Take the 2-minute tour ×
Stack Overflow is a question and answer site for professional and enthusiast programmers. It's 100% free, no registration required.

I've used Dean Edward's base.js. I've used it for years, but the forum is dead so I thought I'd post here and see if anyone knew what's up. The following shows my issue:

        var Animal = Base.extend({
            name: "",
            constructor: function(name){
                this.name = name
            },
            getName: function(){
                this.name
            }

        });

        var Cat = Animal.extend({

            prey: [],
            getPrey: function(){return this.prey}
        });

        var Tiger = Cat.extend({});
        var House = Cat.extend({});

        var cats = [];
        cats.push(new Tiger());
        cats.push(new House());

        cats[0].prey.push("dogs");
        cats[1].prey.push("mice");

        console.log(cats[0].getPrey());
        console.log(cats[1].getPrey());

Basically, it creates a three level hierarchy(not sure if the eldest parent is necessary) with the middle parent having an array. When two separate child instances add something to their inherited array, it appears in both children. I would think that the above code would print in the console:

["dogs"]
["mice"]

Instead, it prints:

["dogs", "mice"]
["dogs", "mice"]

Am I missing something? It's possible that this is intentional, but from a typed language OO standpoint, I'm pretty sure that's not the way things are supposed to work. If anyone has a more elegant way of doing the above, I'm all ears.

As always, much obliged.

share|improve this question

2 Answers 2

The fix is as follows (adding the constructor):

...snip...

var Cat = Animal.extend({

    prey: [],
     constructor: function(){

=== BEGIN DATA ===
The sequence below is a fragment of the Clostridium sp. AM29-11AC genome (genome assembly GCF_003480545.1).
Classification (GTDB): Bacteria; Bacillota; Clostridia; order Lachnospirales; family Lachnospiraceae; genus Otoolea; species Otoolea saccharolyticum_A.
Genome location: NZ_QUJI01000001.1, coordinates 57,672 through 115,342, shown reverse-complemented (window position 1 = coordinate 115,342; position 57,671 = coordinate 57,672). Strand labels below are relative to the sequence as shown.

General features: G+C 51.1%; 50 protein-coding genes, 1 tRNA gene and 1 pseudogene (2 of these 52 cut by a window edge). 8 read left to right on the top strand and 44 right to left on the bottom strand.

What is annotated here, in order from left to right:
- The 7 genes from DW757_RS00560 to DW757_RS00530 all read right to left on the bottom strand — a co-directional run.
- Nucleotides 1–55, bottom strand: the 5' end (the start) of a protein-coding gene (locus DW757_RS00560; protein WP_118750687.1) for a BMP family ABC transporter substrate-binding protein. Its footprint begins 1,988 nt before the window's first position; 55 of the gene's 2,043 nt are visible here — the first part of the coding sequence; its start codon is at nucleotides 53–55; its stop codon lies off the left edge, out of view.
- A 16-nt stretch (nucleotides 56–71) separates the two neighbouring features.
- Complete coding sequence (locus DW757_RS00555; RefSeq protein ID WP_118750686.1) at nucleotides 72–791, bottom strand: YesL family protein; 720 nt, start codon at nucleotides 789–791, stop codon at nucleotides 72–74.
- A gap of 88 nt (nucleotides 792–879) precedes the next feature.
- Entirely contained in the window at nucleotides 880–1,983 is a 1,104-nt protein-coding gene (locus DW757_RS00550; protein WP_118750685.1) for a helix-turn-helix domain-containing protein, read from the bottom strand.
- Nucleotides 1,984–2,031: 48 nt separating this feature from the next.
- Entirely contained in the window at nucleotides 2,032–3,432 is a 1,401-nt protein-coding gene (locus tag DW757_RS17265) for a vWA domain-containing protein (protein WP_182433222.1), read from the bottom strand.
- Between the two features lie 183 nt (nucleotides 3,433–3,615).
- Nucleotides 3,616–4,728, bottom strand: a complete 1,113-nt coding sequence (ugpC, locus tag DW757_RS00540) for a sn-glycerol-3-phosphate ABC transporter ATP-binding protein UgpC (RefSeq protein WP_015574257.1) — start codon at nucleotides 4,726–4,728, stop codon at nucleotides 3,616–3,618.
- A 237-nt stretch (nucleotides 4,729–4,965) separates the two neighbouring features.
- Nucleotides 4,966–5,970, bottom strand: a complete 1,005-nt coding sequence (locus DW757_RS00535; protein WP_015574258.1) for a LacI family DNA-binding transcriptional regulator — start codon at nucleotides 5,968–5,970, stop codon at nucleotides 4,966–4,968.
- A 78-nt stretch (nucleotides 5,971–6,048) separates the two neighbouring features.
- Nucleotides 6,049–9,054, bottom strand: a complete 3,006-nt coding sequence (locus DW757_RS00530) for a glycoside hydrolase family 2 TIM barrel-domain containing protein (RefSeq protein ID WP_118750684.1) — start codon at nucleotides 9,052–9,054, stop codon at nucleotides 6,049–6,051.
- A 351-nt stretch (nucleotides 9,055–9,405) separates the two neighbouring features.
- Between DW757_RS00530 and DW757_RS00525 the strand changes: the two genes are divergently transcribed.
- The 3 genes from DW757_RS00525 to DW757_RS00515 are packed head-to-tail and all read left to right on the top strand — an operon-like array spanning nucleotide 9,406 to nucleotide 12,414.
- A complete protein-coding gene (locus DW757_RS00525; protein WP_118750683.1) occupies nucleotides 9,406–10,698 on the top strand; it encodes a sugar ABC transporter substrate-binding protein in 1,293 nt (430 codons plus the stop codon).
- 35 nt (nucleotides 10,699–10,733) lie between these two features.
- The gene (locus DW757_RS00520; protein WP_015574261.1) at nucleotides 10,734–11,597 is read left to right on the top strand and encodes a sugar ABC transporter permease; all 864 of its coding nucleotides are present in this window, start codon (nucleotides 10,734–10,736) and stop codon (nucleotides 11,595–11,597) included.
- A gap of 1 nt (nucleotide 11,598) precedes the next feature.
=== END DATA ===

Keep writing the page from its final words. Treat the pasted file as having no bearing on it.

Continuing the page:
this.prey = [];
     },
     getPrey: function(){return this.prey}
});

...snip...

The solution was given to me by a colleague that goes by the name of Miguel Bollar. He is a gentleman and a scholar.

share|improve this answer

It's not a bug per se. It's not understanding the semantics. Cat.prey is a class level attribute with reference type (Object, Array in JavaScript). Unless you (re)define it in a constructor all instances will share exact same reference. It's the same as the following in Python.

class Cat:

  prey = []

  def getPrey(self):
    return self.prey

c1 = Cat()
c1.prey.append('foo')
c2 = Cat()
c2.prey.append('bar')

print c1.getPrey() # ['foo', 'bar']
print c2.getPrey() # ['foo', 'bar']

So as you've already hopefully learned, reference types should be initialized in constructor.

share|improve this answer
    
Well, that's different from Java which (it seems like) Dean's syntax is based on, so no, I don't think it's a semantic issue. –  dardenfall Oct 18 at 14:35
    
@dardenfall In Java you need to explicitly define a class-level field. I think, neither Dean based it after Java, nor should you translate Java's rigid object model to dynamic JavaScript's. The misunderstanding is of JavaScript name resolution, which is the semantics. I.e. your prey array is Cat.prototype.prey. And of course the libraries that build feature-complete object model on top of JS' prototypes won't hide it from you. E.g. you'll have the same thing with Qooxdoo. –  saaj Oct 20 at 9:33

Your Answer

 
discard

By posting your answer, you agree to the privacy policy and terms of service.

Not the answer you're looking for? Browse other questions tagged or ask your own question.